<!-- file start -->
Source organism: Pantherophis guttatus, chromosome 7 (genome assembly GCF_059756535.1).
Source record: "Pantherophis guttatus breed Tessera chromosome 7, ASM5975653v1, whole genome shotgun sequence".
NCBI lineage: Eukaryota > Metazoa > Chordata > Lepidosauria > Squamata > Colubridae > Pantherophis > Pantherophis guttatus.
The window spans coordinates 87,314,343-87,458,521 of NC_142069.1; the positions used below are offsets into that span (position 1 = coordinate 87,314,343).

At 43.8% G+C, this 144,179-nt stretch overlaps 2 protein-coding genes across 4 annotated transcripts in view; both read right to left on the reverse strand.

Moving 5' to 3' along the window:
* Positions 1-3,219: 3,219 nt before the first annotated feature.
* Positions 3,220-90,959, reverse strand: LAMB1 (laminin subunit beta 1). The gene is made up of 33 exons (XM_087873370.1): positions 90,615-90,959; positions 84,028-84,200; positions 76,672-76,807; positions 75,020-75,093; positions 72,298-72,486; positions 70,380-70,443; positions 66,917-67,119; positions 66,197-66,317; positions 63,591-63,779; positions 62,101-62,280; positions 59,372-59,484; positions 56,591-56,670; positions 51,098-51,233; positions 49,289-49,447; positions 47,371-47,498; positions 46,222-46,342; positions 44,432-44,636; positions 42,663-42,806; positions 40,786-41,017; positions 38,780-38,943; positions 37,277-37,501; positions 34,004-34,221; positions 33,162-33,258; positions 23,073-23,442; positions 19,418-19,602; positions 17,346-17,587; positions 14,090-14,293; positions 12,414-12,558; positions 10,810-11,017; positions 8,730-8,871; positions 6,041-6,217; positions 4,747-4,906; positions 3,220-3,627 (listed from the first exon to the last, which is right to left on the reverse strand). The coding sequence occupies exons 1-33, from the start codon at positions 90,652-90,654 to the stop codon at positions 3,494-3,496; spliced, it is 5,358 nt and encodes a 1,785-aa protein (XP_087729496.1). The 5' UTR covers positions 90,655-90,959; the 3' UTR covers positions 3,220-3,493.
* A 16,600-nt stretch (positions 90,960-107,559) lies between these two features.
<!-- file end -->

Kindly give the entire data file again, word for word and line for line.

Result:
Source organism: Pantherophis guttatus, chromosome 7 (genome assembly GCF_059756535.1).
Source record: "Pantherophis guttatus breed Tessera chromosome 7, ASM5975653v1, whole genome shotgun sequence".
NCBI lineage: Eukaryota > Metazoa > Chordata > Lepidosauria > Squamata > Colubridae > Pantherophis > Pantherophis guttatus.
The window spans coordinates 87,314,343-87,458,521 of NC_142069.1; the positions used below are offsets into that span (position 1 = coordinate 87,314,343).

At 43.8% G+C, this 144,179-nt stretch overlaps 2 protein-coding genes across 4 annotated transcripts in view; both read right to left on the reverse strand.

Moving 5' to 3' along the window:
* Positions 1-3,219: 3,219 nt before the first annotated feature.
* Positions 3,220-90,959, reverse strand: LAMB1 (laminin subunit beta 1). The gene is made up of 33 exons (XM_087873370.1): positions 90,615-90,959; positions 84,028-84,200; positions 76,672-76,807; positions 75,020-75,093; positions 72,298-72,486; positions 70,380-70,443; positions 66,917-67,119; positions 66,197-66,317; positions 63,591-63,779; positions 62,101-62,280; positions 59,372-59,484; positions 56,591-56,670; positions 51,098-51,233; positions 49,289-49,447; positions 47,371-47,498; positions 46,222-46,342; positions 44,432-44,636; positions 42,663-42,806; positions 40,786-41,017; positions 38,780-38,943; positions 37,277-37,501; positions 34,004-34,221; positions 33,162-33,258; positions 23,073-23,442; positions 19,418-19,602; positions 17,346-17,587; positions 14,090-14,293; positions 12,414-12,558; positions 10,810-11,017; positions 8,730-8,871; positions 6,041-6,217; positions 4,747-4,906; positions 3,220-3,627 (listed from the first exon to the last, which is right to left on the reverse strand). The coding sequence occupies exons 1-33, from the start codon at positions 90,652-90,654 to the stop codon at positions 3,494-3,496; spliced, it is 5,358 nt and encodes a 1,785-aa protein (XP_087729496.1). The 5' UTR covers positions 90,655-90,959; the 3' UTR covers positions 3,220-3,493.
* A 16,600-nt stretch (positions 90,960-107,559) lies between these two features.